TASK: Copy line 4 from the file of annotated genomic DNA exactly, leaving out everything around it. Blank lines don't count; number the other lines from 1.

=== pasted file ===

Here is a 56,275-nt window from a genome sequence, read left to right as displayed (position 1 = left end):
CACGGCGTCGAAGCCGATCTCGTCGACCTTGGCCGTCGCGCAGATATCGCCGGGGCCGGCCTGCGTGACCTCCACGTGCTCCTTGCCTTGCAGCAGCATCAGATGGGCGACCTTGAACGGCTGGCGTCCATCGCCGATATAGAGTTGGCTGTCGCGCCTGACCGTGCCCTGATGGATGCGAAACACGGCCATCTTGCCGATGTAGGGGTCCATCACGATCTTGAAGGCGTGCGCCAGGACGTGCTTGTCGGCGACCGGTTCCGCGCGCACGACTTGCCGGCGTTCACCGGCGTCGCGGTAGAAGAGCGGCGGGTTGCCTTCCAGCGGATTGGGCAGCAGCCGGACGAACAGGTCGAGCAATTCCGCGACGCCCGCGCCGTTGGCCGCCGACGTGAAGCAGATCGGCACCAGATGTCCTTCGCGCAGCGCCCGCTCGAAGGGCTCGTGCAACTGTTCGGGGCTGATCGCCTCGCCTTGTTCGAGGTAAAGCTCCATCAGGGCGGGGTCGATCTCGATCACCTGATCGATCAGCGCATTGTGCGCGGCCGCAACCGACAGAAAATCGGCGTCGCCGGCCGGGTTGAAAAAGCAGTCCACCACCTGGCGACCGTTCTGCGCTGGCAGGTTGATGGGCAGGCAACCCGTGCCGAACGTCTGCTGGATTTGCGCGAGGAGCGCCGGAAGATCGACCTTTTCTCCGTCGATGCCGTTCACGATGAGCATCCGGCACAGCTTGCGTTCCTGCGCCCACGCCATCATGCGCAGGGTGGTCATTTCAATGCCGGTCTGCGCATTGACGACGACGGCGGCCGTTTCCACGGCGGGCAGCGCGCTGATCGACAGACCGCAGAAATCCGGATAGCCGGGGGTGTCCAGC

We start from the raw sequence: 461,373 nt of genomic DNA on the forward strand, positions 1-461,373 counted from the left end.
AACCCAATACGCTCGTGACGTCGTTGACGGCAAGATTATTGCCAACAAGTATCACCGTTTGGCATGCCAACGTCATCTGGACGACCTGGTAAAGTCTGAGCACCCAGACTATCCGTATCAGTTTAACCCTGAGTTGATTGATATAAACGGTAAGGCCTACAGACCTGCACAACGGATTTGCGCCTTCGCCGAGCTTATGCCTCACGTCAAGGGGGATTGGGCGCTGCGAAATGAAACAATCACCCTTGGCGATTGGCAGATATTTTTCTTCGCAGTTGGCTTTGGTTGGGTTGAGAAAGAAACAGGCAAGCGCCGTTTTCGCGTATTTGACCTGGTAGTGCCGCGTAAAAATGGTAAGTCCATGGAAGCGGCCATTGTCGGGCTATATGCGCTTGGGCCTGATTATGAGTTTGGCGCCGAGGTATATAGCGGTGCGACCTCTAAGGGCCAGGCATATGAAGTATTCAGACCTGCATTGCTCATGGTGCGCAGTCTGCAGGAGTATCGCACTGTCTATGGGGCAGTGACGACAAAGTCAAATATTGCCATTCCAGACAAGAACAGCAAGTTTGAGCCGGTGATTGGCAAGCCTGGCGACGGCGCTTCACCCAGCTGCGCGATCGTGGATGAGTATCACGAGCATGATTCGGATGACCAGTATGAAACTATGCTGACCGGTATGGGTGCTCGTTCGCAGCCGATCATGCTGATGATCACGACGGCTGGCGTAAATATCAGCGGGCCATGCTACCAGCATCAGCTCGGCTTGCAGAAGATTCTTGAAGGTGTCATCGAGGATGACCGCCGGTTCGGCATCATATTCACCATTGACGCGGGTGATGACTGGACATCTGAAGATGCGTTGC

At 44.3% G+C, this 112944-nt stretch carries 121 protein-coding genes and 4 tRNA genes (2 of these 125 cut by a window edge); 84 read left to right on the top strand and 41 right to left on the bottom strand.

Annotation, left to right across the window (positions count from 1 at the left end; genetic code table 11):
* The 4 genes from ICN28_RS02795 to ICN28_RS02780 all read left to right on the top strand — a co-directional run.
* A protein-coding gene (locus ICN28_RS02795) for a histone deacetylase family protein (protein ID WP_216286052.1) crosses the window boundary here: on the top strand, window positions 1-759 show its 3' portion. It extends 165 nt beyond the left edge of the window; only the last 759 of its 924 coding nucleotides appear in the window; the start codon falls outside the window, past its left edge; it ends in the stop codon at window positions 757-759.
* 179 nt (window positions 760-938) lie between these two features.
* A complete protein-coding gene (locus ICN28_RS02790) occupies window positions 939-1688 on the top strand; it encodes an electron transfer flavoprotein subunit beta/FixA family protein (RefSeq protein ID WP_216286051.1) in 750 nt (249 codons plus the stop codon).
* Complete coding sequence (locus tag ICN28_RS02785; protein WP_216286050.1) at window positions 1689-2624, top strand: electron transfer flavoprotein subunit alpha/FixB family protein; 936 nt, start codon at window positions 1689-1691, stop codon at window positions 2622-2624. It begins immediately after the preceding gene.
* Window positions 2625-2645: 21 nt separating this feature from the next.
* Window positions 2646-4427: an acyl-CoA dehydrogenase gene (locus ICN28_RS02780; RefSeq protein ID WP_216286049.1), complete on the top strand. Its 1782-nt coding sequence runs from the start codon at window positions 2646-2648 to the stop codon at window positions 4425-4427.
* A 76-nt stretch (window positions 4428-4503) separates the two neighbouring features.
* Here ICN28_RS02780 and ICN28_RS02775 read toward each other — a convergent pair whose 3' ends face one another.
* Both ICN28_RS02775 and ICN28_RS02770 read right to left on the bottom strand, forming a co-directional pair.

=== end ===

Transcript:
AACCCAATACGCTCGTGACGTCGTTGACGGCAAGATTATTGCCAACAAGTATCACCGTTTGGCATGCCAACGTCATCTGGACGACCTGGTAAAGTCTGAGCACCCAGACTATCCGTATCAGTTTAACCCTGAGTTGATTGATATAAACGGTAAGGCCTACAGACCTGCACAACGGATTTGCGCCTTCGCCGAGCTTATGCCTCACGTCAAGGGGGATTGGGCGCTGCGAAATGAAACAATCACCCTTGGCGATTGGCAGATATTTTTCTTCGCAGTTGGCTTTGGTTGGGTTGAGAAAGAAACAGGCAAGCGCCGTTTTCGCGTATTTGACCTGGTAGTGCCGCGTAAAAATGGTAAGTCCATGGAAGCGGCCATTGTCGGGCTATATGCGCTTGGGCCTGATTATGAGTTTGGCGCCGAGGTATATAGCGGTGCGACCTCTAAGGGCCAGGCATATGAAGTATTCAGACCTGCATTGCTCATGGTGCGCAGTCTGCAGGAGTATCGCACTGTCTATGGGGCAGTGACGACAAAGTCAAATATTGCCATTCCAGACAAGAACAGCAAGTTTGAGCCGGTGATTGGCAAGCCTGGCGACGGCGCTTCACCCAGCTGCGCGATCGTGGATGAGTATCACGAGCATGATTCGGATGACCAGTATGAAACTATGCTGACCGGTATGGGTGCTCGTTCGCAGCCGATCATGCTGATGATCACGACGGCTGGCGTAAATATCAGCGGGCCATGCTACCAGCATCAGCTCGGCTTGCAGAAGATTCTTGAAGGTGTCATCGAGGATGACCGCCGGTTCGGCATCATATTCACCATTGACGCGGGTGATGACTGGACATCTGAAGATGCGTTGC